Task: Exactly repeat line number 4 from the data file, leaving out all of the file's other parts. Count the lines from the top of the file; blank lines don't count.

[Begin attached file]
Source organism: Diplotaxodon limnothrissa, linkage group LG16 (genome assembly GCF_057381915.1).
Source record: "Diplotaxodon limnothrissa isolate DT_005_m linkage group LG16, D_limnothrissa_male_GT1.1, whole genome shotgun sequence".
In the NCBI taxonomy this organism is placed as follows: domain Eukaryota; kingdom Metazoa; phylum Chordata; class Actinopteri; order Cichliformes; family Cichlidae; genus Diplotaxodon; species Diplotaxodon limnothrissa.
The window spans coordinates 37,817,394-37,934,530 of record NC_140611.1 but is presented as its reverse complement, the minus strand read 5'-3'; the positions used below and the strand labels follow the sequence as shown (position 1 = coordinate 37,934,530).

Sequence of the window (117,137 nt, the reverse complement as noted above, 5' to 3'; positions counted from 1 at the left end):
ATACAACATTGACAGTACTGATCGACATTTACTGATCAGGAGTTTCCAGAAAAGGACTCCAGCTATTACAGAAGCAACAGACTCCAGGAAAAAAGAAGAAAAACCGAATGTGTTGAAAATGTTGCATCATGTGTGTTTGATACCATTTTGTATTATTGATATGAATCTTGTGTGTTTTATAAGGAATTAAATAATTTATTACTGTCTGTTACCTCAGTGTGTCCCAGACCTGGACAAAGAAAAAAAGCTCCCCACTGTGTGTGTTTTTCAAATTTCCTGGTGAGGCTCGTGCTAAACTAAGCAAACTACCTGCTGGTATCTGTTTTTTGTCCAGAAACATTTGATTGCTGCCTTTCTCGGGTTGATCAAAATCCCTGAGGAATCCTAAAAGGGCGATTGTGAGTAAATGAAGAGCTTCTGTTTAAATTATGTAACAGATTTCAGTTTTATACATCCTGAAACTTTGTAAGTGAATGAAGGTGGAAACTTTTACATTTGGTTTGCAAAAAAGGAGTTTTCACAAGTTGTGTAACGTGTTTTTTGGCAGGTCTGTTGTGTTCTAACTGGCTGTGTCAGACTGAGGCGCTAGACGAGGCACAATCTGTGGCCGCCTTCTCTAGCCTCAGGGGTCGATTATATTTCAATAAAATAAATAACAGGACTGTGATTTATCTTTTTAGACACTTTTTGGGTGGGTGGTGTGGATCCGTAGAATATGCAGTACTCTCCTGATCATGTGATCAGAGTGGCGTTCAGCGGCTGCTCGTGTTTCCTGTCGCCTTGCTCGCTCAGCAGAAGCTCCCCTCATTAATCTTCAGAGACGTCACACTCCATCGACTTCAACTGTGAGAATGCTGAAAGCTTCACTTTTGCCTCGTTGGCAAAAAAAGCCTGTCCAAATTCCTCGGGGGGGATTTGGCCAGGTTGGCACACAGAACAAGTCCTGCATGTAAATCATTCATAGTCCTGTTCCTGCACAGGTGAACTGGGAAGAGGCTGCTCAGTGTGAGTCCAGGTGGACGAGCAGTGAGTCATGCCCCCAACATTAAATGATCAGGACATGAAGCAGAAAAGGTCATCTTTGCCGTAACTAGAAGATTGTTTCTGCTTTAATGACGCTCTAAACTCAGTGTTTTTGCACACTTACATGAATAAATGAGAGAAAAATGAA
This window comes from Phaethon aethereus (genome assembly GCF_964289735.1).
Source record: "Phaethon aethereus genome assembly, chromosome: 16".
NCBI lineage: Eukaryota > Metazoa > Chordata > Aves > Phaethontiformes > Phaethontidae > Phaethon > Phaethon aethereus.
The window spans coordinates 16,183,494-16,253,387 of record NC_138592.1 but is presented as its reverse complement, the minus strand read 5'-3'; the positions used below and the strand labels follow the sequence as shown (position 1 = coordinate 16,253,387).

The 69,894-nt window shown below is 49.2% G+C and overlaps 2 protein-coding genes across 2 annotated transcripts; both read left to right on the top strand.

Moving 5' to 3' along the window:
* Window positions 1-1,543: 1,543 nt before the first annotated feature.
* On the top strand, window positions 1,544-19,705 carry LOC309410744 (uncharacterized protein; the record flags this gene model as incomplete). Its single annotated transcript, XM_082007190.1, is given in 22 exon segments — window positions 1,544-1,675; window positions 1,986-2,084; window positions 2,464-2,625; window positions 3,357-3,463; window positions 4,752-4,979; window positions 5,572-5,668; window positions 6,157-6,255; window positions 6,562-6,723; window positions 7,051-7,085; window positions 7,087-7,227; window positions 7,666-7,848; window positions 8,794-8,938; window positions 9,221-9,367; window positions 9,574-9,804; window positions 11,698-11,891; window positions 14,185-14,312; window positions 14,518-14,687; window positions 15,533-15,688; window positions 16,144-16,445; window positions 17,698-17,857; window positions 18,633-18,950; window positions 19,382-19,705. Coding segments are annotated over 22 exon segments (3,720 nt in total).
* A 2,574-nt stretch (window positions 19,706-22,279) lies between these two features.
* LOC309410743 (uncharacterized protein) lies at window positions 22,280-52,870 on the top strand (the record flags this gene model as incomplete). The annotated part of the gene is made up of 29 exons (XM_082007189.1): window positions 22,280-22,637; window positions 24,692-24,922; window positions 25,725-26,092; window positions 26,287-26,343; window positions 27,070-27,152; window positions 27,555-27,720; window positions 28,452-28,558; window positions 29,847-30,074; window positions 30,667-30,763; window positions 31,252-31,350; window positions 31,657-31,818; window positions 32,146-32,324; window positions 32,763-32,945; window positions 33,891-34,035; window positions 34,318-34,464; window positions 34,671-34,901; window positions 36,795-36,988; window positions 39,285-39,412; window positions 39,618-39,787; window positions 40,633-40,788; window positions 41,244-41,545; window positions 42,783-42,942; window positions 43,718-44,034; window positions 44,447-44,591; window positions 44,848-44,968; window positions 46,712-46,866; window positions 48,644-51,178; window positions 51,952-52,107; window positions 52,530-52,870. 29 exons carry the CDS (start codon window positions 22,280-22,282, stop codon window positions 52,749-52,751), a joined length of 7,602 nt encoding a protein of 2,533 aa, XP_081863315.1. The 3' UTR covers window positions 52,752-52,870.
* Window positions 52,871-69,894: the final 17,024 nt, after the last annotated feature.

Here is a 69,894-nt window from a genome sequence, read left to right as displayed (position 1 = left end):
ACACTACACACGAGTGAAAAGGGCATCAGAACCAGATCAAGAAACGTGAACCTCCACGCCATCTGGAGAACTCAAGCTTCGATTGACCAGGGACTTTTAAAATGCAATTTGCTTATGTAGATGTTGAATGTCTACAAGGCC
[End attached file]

The window spans coordinates 37,817,394-37,934,530 of record NC_140611.1 but is presented as its reverse complement, the minus strand read 5'-3'; the positions used below and the strand labels follow the sequence as shown (position 1 = coordinate 37,934,530).